Room 133 in the Atrium building is small and warm. It seems to be the only room in the building that is so warm. Air vents are broken? Pit of lava just under the floor? No one knows.
The cap on World Lit, which I teach in room 133, is 35. There are exactly 35 desks in 133, mashed uncomfortably close together. But, pardon me, “desk” is too strong of a word–I should say chair with postage-stamp-sized writing surface attached with a fixed arm.
By the time I get to class, the students are focused on intently collapsing their possessions and selves into this small cube of space allotted by this Learning Area. The brick-like Norton Anthology of World Literature is teetering on their knees while they ready their quiz paper on the tiny writing surface which does not, as you might guess, allow an entire page of notebook paper to rest fully upon it. Their papers are cresting over the top edge of the “desk” like tongues. Their elbows are squeezed into their ribs so they don’t touch their neighbors while writing.
They are concentrating very hard on not touching their neighbors, on successfully balancing the NAWL on their knees, on not falling asleep due to the heat and general atmosphere of oppression in the room.
Of course I’m saying here that it is hard to pay attention, then, to the main thing, to me talking about World Literature. Most dare not rest their heads on their desks, since this is so clearly rude and mostly they do not want to be rude, but the lucky ones against the wall will doze off with their heads supported nearly upright by the wall, snapping to attention only when I start talking about Sex or Love or Power, the all-time Most Interesting topics in World Literature class, or if I start yelling as I might when I get to the topic of eternity in the Bhagavad-Gita, or if I start weeping heartily as I might when I make myself recite “Boat of Cypress Wood.”
At home when I am working, writing, studying, reading, learning, whatever, I sit in bed (and no, I have no problem also sleeping in that same bed later, as some do; I am great at sleeping). I concentrate better when I am comfortable. But I know classrooms aren’t really supposed to be comfortable. It’s not that bad, I know; no one’s sitting on a pile of glass. Still, the I guess the hard chair and the difficult writing surface is supposed to keep a learner attuned. In reality, this hardly works.
What would I have instead? Something between a bed and a pile of glass. In an ideal world the students could have some choice in the matter. Some might simply like bigger desk/chairs. Some would like something very sturdy and definite to sit down to, like a table. Some might like those juvenile floor rocker chairs, or just the very floor itself. That is what I would choose if I were a student with a choice.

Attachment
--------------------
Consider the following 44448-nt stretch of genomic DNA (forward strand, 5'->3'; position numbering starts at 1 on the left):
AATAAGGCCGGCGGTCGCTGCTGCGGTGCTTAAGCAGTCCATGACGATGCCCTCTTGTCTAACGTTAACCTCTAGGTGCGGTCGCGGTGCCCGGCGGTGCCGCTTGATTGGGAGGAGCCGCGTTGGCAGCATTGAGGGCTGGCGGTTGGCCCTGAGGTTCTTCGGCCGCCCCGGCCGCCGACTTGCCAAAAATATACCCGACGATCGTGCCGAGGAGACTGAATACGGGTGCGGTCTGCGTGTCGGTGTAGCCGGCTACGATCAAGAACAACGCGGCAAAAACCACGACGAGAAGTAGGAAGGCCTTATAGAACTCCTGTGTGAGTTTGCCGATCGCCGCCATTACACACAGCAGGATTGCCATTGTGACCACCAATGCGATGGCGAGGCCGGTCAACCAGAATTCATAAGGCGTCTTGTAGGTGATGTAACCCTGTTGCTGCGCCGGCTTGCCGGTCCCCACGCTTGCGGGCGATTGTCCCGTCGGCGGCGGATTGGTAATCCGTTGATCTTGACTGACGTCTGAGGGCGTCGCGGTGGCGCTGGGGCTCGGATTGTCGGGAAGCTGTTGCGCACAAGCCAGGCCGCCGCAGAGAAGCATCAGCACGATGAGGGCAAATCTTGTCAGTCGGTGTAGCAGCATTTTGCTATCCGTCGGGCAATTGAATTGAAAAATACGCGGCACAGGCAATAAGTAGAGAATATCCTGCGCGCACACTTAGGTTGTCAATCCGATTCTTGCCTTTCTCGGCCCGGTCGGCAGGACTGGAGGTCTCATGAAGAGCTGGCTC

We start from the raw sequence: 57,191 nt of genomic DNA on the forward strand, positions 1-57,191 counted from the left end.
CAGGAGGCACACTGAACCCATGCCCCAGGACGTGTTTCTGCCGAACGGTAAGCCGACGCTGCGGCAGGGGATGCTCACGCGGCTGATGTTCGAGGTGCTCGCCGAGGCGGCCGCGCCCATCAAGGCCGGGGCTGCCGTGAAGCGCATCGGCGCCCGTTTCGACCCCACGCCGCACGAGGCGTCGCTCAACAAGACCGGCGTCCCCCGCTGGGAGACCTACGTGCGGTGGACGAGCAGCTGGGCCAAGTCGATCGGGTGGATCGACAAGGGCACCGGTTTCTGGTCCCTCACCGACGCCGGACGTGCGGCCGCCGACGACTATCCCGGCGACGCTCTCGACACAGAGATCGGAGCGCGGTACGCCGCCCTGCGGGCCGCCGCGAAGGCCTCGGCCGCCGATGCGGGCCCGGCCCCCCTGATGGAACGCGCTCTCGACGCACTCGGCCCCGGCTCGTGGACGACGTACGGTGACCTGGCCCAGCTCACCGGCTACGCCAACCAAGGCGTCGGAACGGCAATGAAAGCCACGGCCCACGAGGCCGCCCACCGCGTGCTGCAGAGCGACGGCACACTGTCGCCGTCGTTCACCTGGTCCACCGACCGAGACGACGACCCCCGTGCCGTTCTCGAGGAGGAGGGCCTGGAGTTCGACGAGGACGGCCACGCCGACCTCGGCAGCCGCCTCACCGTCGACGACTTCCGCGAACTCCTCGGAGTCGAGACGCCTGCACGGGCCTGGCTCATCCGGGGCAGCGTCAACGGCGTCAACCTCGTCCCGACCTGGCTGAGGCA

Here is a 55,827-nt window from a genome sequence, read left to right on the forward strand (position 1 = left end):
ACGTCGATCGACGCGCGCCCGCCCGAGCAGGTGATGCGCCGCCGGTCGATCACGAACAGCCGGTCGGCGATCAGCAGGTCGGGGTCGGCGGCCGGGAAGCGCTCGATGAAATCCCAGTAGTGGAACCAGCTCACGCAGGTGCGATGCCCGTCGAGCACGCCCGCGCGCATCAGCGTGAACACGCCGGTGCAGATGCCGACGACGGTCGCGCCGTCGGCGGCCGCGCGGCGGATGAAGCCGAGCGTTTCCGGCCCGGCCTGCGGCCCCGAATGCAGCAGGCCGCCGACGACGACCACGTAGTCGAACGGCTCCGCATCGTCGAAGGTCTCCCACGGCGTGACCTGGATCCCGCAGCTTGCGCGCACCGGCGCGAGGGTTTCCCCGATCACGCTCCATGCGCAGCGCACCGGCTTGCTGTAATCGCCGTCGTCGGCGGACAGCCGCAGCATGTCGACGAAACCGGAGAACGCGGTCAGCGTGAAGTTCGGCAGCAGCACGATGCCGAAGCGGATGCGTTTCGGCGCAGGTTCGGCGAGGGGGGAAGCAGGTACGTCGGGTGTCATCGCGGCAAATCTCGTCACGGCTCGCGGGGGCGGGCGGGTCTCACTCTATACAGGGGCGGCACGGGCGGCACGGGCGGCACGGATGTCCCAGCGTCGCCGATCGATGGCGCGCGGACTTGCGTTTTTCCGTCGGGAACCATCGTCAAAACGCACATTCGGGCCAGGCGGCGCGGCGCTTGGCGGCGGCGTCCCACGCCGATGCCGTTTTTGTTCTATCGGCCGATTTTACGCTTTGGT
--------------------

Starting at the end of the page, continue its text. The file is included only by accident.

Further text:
Beyond the chairs, the room is plain and white. A plastic chair rail winds around the room, which always seemed a little insulting to me. Two huge windows in the back with the shades drawn. A white board mounted, inconveniently, on one side wall rather than at the front. Nondescript laminate floor. A utilitarian “blank page” of a space, I suppose the idea is. Nothing distracting.
Really I think the architecture and design of this room sends another message: this place is not special. Focus on the moving and noise-making person at the front of the room and nothing else.
That is now how people work. People have bodies. Bodies are a fact of their nature. Except for the most impressive bodhisattva among us there is no forgetting the body. It makes its needs known, much to the annoyance of the higher order mind so intent on getting an A in World Lit.
I wish there were trees in the room and a cooling breeze to rustle them. Some potted plants and a little fan would suffice. (Quickly downsizing one’s vision of ideal equipment is very Lecturer of me). A very long chalkboard that curved around the now-curved room I am envisioning. A skylight. Cups of icewater for everyone. A coat rack and some shelves for everyone. Mirrors. Yeah, mirrors on the walls. Millennials like a steady reminder that they exist. Also, they might behave a little better and work a little harder if they think they are being observed. And if we can’t have mirrors we could at least have some posters of eyes around the room, or some shrines for imaginary ancestors, to make sure they feel securely networked to others, which is something else I hear they like.
But in room 133, none of us have what we would like. We work hard at ignoring this.